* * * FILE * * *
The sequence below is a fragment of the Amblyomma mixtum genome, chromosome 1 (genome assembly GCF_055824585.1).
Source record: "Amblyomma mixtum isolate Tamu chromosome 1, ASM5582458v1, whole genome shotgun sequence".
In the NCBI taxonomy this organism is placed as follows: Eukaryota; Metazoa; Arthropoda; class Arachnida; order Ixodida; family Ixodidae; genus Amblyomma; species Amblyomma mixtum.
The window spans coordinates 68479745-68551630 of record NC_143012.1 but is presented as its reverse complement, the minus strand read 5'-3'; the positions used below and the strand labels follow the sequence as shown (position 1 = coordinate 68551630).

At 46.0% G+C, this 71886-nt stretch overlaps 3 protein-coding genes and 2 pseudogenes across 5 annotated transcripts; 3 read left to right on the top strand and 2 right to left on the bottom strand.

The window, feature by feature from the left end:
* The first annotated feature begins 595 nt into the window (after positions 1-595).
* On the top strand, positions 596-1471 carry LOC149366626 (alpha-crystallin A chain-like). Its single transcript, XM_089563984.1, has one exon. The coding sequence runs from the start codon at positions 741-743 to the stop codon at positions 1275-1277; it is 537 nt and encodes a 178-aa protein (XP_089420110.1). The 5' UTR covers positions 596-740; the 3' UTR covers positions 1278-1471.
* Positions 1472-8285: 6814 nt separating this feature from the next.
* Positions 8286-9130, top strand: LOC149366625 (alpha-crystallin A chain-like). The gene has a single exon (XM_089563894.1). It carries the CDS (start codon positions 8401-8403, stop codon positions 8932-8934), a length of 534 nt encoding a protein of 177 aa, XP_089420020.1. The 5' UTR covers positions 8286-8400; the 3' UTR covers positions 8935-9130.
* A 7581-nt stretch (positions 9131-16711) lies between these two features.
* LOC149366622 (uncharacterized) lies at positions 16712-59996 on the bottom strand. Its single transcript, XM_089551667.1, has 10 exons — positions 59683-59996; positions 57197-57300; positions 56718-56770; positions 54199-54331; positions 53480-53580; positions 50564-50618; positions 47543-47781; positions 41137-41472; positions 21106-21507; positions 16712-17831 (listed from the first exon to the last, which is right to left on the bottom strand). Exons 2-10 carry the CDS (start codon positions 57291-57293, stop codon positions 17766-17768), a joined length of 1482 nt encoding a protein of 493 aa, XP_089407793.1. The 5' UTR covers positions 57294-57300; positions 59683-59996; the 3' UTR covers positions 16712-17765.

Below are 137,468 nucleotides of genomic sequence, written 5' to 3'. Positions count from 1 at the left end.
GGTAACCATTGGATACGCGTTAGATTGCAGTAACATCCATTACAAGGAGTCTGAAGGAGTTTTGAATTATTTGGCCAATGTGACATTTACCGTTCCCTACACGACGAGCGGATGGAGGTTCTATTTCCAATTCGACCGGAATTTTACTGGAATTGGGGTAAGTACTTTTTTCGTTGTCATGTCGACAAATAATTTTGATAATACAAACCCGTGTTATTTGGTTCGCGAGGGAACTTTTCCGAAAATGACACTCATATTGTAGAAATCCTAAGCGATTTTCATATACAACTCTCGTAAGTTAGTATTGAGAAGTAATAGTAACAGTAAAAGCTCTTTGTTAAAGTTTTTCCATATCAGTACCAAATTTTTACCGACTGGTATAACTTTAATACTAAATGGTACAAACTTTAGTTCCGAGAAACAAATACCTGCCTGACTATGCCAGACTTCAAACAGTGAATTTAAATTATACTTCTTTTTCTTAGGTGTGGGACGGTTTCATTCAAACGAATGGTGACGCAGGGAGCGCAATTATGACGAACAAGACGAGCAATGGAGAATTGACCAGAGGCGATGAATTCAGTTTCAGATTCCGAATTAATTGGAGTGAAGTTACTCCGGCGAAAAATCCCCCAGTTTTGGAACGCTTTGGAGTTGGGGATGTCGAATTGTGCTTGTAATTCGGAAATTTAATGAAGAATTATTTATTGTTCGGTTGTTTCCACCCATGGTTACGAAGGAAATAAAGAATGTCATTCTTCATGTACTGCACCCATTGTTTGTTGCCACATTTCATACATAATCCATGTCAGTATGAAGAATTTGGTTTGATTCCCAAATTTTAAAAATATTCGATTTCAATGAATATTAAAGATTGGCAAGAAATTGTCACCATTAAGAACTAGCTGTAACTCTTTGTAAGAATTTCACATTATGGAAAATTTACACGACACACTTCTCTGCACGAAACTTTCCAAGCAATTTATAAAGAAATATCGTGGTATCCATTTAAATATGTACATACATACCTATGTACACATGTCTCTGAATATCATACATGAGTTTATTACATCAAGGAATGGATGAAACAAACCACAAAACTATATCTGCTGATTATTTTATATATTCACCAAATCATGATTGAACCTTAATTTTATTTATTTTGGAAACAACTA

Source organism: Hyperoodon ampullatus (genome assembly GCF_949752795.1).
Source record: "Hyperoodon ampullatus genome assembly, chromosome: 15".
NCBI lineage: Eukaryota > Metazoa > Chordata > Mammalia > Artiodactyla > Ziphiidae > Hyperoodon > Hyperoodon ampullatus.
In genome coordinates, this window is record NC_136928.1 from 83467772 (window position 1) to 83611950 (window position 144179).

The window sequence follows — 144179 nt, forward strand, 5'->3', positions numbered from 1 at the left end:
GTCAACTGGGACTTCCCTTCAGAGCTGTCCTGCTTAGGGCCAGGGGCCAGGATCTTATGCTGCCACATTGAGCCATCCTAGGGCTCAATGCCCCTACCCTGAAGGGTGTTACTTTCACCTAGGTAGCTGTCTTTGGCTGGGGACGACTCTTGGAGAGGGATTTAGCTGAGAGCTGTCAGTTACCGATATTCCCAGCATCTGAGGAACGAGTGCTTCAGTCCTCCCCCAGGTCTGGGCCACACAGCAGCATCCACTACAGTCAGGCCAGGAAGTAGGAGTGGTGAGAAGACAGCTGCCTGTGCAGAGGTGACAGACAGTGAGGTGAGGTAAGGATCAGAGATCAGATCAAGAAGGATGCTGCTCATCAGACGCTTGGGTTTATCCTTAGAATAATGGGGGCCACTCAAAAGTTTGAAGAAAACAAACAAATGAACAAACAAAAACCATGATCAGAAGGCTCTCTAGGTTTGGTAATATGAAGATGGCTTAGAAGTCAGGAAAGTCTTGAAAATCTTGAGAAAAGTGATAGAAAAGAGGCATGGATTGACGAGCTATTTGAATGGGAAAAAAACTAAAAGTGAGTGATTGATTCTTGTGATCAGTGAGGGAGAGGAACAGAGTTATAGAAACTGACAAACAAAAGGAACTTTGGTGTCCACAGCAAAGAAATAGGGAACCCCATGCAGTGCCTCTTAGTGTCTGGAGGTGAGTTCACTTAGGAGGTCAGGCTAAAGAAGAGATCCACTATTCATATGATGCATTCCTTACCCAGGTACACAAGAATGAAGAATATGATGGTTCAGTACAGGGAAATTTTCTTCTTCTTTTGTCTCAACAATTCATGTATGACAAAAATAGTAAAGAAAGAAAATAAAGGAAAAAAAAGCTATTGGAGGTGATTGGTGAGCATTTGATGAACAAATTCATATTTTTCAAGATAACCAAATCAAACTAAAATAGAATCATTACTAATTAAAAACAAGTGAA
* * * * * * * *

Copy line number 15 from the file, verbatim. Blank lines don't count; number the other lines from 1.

Source organism: Hyperoodon ampullatus (genome assembly GCF_949752795.1).